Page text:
If you delegate efficiently, you will have more time to focus on growing your business and taking care of more important tasks. And it doesn’t have to be a total hand-off; you can still supervise and assist, but don’t micromanage and limit someone else’s ability to complete a task.
6. Two-Minute Rule
An interesting way to decide which task can or cannot be delayed is to give it two minutes before putting it off for a later time. For example, if you think you’ll shortlist resumes at the end of the day, start a timer and start working on it.
If, after two minutes, you still think you should delay it till the end of the day, do so. But the chances are that you will end up completing what you’ve started. This way, fewer items will get delayed.
7. To Multitask Or Not to Multitask
Many entrepreneurs feel that if they can learn to multitask, they might save a lot of time. But that’s a tough skill to develop and usually end up wasting more time than it saves. So if you are not inherently good at multitasking, it might be better if you focus on each task individually.
8. Automate As Much As You Can
Automating can be a powerful ally to an entrepreneur. Even if you aren’t really tech-savvy, there are several tasks you can easily automate to save yourself a lot of time. Repetitive emails, business reports, going through your books, and market research, etc., many of these and similar tasks can be automated to save you time. You can automate your routine payments to save you time.
9. Make Traditions, Break Traditions
As an entrepreneur, you will most likely have the power to establish new traditions and change existing ones. Make sure you strike the right balance between traditions that are important for morale and upholding your business values and time management.
If you hold weekly meetings, despite an open-door culture, just because it’s the corporate norm, you might simply be wasting your and your employee’s time.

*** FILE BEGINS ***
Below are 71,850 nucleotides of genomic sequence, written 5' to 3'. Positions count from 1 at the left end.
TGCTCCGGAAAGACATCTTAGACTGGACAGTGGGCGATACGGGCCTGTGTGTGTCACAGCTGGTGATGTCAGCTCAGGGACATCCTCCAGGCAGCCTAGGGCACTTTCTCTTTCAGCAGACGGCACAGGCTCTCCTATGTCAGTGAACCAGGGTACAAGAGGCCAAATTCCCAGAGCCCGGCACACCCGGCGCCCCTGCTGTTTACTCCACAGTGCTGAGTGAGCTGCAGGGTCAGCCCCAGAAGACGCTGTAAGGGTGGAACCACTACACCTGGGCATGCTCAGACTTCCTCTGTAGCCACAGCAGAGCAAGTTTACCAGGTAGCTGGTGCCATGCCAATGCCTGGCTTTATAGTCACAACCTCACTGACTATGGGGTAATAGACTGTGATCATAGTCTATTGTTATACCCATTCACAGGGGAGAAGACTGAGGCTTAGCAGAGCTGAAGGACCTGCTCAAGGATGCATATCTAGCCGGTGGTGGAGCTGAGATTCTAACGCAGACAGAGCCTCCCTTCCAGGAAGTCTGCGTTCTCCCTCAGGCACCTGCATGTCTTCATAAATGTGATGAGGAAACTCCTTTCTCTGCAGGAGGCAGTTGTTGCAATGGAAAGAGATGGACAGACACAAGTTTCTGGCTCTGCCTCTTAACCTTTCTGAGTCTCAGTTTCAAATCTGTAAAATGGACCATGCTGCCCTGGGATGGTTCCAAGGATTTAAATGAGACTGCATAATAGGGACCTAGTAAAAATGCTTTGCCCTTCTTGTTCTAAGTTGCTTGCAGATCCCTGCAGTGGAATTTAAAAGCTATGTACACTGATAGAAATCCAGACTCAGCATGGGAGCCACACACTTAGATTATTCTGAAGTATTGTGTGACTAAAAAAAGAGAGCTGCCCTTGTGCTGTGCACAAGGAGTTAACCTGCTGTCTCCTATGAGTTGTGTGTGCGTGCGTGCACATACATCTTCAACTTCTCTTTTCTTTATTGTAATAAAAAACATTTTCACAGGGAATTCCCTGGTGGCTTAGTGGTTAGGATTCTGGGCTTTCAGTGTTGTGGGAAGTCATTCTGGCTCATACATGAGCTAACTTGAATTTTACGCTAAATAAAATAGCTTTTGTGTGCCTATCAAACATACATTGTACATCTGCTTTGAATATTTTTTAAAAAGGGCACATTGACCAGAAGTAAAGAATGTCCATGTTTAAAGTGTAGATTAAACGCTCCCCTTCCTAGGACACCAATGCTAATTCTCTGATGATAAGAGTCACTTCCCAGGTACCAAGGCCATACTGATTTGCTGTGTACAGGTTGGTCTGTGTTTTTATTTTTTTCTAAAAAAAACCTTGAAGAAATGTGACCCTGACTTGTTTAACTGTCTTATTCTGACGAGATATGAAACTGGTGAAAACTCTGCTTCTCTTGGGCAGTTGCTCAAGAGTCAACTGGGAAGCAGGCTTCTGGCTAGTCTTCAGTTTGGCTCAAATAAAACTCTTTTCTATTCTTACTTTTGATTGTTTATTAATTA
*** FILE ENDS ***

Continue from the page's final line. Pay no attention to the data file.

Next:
10. Take Small Breaks
While taking a break and not doing anything seems counter to effectively utilizing your time, it’s imperative for productivity. Unless you are unnaturally focused on a task, or powering through a job and have a momentum built up, try and take a few small breaks intermittently.
You can follow the Pomodoro Technique: Work on something for 25 minutes, take a 5-minute break, and then resume. Your focus should be to complete the task (or a sizeable part of it) within 25 minutes. The pressure will keep you working at peak efficiency, and a break would refresh you and increase productivity.
11. Leverage Technology
The pandemic has taught us many important lessons, like the fact that many meetings can be replaced by a single email, a chat group is just as adequate for bouncing off ideas as a brainstorming session is, and Zoom meetings save a lot of time (and transportation cost). Even when the pandemic is over, you can keep some work practices to help you save time.
12. Take Time Out for Yourself
This is something that most parents understand: You love your child to death, but sometimes, you resent the fact that you don’t get to be yourself because of your responsibilities. It’s the same with entrepreneurs, many of whom love their business/startup in the same way. But if you don’t want to end up hating the thing you loved so much, take time out for yourself.
13. Introspect About Your Procrastination Habit
People, who like putting off everything to a later time or date, usually don’t become entrepreneurs in the first place, but that doesn’t mean entrepreneurs don’t procrastinate at all. You should try and analyze what tasks you don’t like doing right away.
Maybe you love client meetings, but hate writing internal memos. You might prioritize finishing a report over taking your lunch. This introspection won’t just teach you new things about yourself and help you with your time management. You can delegate certain tasks instead of delaying them. Or you can breakdown take-consuming tasks into smaller pieces and do them one at a time.
You don’t have to pick up all these habits at once, but you also shouldn’t delay learning about and working on time management. As an entrepreneur, it’s challenging to find a proper work-life balance, but it’s almost impossible without proper time management. You can’t be optimally productive and might not succeed as an entrepreneur if you don’t focus on time management.
One of the best ways to free up your time is to outsource your bookkeeping chores. When you try to save money by doing your own bookkeeping or delegating it to an employee, you’re squandering valuable time and energy that is better used growing the business. When you outsource your bookkeeping, you’ll find more time doing what you do best and what you actually enjoy doing! Schedule a time to talk with me about how Bookkeeping21 can help you get back to what you love to do! Let’s Talk!